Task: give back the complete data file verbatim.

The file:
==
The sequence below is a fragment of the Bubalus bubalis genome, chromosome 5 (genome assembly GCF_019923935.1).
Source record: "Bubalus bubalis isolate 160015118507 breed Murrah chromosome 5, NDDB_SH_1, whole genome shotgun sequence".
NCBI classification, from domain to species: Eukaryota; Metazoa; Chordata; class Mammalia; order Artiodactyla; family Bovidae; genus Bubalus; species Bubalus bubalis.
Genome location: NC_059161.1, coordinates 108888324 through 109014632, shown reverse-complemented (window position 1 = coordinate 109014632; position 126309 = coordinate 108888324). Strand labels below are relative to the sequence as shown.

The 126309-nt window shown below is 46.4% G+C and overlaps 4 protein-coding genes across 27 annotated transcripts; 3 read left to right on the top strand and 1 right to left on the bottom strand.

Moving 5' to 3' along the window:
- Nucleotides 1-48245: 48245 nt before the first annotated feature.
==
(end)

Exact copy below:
The sequence below is a fragment of the Bubalus bubalis genome, chromosome 5 (genome assembly GCF_019923935.1).
Source record: "Bubalus bubalis isolate 160015118507 breed Murrah chromosome 5, NDDB_SH_1, whole genome shotgun sequence".
NCBI classification, from domain to species: Eukaryota; Metazoa; Chordata; class Mammalia; order Artiodactyla; family Bovidae; genus Bubalus; species Bubalus bubalis.
Genome location: NC_059161.1, coordinates 108888324 through 109014632, shown reverse-complemented (window position 1 = coordinate 109014632; position 126309 = coordinate 108888324). Strand labels below are relative to the sequence as shown.

The 126309-nt window shown below is 46.4% G+C and overlaps 4 protein-coding genes across 27 annotated transcripts; 3 read left to right on the top strand and 1 right to left on the bottom strand.

Moving 5' to 3' along the window:
- Nucleotides 1-48245: 48245 nt before the first annotated feature.